Hans Ausloos argues that textual criticism and historical-critical scholarship are intrinsically interwoven, not least due to important developments within the field of textual criticism itself with the discovery of new manuscript. He illustrates this relationship by reading Judges 6 and the absence of vv. 7-10 in 4QJudga. In Judges 6, these verses constitute an interruption. Its absence here indicates an earlier stage in the development of the Judges text, as argued by Trebolle Barrera with his notion of multiple texts. Despite the critique of Barrera's arguments, Ausloos thinks his position is still worthwhile pursuing.
Lombaard links up with Ausloos's pairing of two methods and Lemmelijn's subjacent spiritual perspective on wisdom. Whereas Ausloos links historical criticism to textual criticism, Lombaard links historical criticism to Biblical Spirituality in his understanding of the Psalm corpus and reading of Psalm 1 to whose composition he ascribes a religious impulse defined in terms of a particular spiritual conviction as well as a contentious theological position.
Related to the references to historical criticism above, Jaco Gericke argues that the trend to construct the HB as philosophical discourse is not that rare in the context of HB scholarship, because it already has happened to a rather significant extent within the context of the so-called biblical "minimalism" with its main exponents (Thompson and Davies) countering the minimalism with a philosophical maximalism. Gericke accedes that the question whether the HB is ancient philosophy is an essentially contestable issue.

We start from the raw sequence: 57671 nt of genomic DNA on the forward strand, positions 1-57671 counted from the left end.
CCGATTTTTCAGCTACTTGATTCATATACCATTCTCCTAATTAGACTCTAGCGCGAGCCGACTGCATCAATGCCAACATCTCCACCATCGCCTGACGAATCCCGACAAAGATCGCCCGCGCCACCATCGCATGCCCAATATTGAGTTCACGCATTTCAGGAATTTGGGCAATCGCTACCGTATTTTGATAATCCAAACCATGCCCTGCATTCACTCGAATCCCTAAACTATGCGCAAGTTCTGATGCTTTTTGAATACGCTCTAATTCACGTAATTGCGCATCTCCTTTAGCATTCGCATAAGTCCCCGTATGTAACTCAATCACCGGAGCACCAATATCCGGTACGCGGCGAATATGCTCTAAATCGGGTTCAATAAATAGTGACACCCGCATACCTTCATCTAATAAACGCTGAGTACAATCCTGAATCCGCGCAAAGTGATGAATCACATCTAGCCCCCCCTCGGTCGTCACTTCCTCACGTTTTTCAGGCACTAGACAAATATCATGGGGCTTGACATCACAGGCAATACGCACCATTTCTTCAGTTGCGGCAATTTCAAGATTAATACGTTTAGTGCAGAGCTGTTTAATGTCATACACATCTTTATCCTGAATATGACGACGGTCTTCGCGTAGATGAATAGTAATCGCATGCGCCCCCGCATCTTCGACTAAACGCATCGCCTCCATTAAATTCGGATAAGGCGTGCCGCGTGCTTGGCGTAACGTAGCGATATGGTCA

Lombaard sees in Psalm 1 a whispering of certain theological impulses, such as Wisdom, the Torah, and the prophets. Bosman sees in the last two, which he terms a word pair ("Law and Prophets") a particular perspective that could have redefined what he calls the supposed communication between the deity, the mediator of the communication (diviner or prophet) and its audience. He argues that there is a difference when the communication is mediated by either a diviner or a prophet as can be seen in the Balaam narrative.
Danie O'Kennedy picks up on the issue of prophets. He looks into Hag 2:20-23 and asks whether this section constitutes a call to rebellion or to eschatological expectation. He continues with the discussion in which Herrie participated in 1988 in an article he wrote. O'Kennedy concludes that if one focuses on vv. 20 and 21, the text can be read as rebellion, but if the focus falls on v. 23, escathological concerns come forward.